“Layla,” he interrupted whatever she was saying. “I was right in the middle of something.”

“Is it a song?” She asked. “About me?” She took the notebook from his hand and leaned back on the couch to read what he’d written.

He took it from her, setting it down on the coffee table in front of them. “Listen, I know I said this before but if you walk in on me writing--”

She gasped. “Oh, my gosh. I’m so sorry. I didn’t mean to break your concentration.”

“It’s okay.” He pinched the bridge of his nose. “Don’t worry about it.”

She folded her hands in her lap and moved a little further back on the couch. “Why didn’t you want to kiss earlier?”

He raised his head to look at her in confusion. They had just done a lot more than kiss. “What?”

“Earlier at breakfast. You pulled away. Are you…having second thoughts?” She looked down at her lap as if she didn’t want him to see her face.

“No.” He covered her knee with one hand. “No,” he said again, putting more emphasis on the denial. “Layla, I’m not second guessing anything. But I do think we should keep our relationship private.”

“What do you mean?”

“Let’s just keep it between the two of us for right now.”

“Why?”

“I mean away from the public eye. Of course we’ll tell our friends.”

“Why?” she asked again. “We’re celebrities. We can’t hide it.”

“We’re not really…” He decided to let that one go. Her definition of celebrity status was beside the point. “I don’t want to hide anything. I just want…” to be happy. The words almost spilled from his mouth but he stopped himself before he could finish the sentence. “I think we should wait a bit before an announcement hits the press.” He tipped her face up with his fingers and smiled at her. “Can we agree to that?”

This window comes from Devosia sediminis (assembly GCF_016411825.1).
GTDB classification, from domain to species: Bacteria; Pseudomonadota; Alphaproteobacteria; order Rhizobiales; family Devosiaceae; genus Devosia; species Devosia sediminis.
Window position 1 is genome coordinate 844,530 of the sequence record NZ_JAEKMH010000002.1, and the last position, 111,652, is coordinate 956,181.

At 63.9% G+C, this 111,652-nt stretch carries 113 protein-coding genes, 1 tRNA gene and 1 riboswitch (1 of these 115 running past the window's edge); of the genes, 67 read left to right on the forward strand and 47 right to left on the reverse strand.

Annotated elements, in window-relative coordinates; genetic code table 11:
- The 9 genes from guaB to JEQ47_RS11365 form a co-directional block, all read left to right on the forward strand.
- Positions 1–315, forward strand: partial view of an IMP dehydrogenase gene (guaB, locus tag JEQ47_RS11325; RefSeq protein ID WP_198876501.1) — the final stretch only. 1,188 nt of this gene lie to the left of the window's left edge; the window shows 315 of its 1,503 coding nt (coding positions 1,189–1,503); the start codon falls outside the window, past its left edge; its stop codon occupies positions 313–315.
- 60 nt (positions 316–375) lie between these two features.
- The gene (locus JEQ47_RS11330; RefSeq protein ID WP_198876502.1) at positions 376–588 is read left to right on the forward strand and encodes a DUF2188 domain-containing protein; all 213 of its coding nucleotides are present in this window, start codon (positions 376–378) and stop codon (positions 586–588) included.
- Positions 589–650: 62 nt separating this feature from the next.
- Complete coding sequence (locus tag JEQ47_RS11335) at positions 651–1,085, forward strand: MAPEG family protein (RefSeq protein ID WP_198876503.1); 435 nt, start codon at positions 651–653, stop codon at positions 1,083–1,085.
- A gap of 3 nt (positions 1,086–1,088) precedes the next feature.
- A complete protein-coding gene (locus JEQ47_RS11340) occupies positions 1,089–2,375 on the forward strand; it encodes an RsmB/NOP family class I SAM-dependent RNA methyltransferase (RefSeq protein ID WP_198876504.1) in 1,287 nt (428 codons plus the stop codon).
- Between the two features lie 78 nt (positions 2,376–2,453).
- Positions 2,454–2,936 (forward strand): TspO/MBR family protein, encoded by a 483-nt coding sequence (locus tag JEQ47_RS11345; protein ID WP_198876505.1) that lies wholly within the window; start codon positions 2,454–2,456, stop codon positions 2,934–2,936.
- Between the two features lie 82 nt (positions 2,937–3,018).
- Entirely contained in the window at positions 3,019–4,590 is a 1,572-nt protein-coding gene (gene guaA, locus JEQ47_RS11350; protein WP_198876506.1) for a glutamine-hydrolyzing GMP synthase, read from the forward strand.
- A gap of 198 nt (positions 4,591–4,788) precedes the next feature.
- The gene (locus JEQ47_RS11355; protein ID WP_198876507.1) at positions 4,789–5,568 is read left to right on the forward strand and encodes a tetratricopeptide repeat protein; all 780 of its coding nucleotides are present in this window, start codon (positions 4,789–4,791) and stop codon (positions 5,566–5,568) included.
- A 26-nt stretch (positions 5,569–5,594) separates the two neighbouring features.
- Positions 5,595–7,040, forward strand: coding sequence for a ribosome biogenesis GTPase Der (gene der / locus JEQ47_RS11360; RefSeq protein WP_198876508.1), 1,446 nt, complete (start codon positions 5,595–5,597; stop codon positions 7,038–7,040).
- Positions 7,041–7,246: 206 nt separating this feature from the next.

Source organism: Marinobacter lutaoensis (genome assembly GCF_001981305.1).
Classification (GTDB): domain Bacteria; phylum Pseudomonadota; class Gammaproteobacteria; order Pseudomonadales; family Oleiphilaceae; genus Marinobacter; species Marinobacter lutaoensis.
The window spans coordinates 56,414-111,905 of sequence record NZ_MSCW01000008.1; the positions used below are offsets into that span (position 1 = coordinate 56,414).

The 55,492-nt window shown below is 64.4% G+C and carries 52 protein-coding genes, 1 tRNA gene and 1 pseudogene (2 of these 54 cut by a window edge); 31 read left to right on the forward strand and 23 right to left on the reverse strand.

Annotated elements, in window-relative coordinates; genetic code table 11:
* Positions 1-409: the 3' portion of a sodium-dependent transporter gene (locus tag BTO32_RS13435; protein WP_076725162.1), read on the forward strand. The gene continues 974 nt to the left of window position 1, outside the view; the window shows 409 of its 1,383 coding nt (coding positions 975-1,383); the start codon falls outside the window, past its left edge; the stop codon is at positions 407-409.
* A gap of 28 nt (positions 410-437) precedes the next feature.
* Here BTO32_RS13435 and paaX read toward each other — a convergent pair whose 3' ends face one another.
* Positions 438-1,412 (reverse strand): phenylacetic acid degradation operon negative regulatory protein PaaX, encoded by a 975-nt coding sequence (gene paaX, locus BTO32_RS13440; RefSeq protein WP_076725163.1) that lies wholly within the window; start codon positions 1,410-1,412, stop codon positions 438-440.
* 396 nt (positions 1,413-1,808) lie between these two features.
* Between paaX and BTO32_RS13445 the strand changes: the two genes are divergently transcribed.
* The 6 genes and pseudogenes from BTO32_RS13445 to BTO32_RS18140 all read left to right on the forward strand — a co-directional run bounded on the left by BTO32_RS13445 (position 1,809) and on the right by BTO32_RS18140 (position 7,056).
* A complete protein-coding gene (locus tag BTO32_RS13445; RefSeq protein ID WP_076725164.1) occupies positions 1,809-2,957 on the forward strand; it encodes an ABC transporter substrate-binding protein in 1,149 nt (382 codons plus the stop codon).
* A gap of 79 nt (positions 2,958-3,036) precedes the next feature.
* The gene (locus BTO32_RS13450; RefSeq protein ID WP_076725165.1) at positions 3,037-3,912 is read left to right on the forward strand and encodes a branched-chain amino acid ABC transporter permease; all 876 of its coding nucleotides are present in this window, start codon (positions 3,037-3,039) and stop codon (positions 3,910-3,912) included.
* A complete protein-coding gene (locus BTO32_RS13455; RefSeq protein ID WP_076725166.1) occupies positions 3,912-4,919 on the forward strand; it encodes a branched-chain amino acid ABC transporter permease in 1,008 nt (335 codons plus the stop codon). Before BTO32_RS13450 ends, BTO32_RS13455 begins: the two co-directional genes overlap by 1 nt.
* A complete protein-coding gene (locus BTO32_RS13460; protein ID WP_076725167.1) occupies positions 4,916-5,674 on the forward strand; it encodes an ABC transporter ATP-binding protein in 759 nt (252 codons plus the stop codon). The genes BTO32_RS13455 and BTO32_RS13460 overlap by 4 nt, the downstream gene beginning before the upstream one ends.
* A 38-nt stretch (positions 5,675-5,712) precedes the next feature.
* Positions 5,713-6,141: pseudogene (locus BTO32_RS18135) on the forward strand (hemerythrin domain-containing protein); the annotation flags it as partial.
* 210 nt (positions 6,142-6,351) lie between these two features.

“Sure. We’ll keep it private.” She returned his smile. “Can we get to work now? On my album?”

“Yes,” he said. “Let’s get some work done.”


Avery jolted awake on the couch, feeling disoriented as he opened his eyes into complete darkness. He blinked a few times until his eyes adjusted and he could make out the bulky outlines of the television, the coffee table in front of him, the bed and Layla’s sleeping form. He rubbed his neck, wincing as he turned his head. Layla had gone to bed soon after they got back to her room from the arena, leaving him to try and work on his song. He’d gotten stuck on a line or a phrase or maybe the entire song; he wasn’t even sure anymore. He remembered turning the lights off, hoping that the void of light and sound would help him get back into a creative space. Sometimes it worked, sometimes it didn’t. Hadn’t helped him earlier and he’d sat on the couch, basically counting Layla’s breaths as she slept. He must have fallen asleep, which wasn’t surprising considering how much rest he’d been missing the past few nights.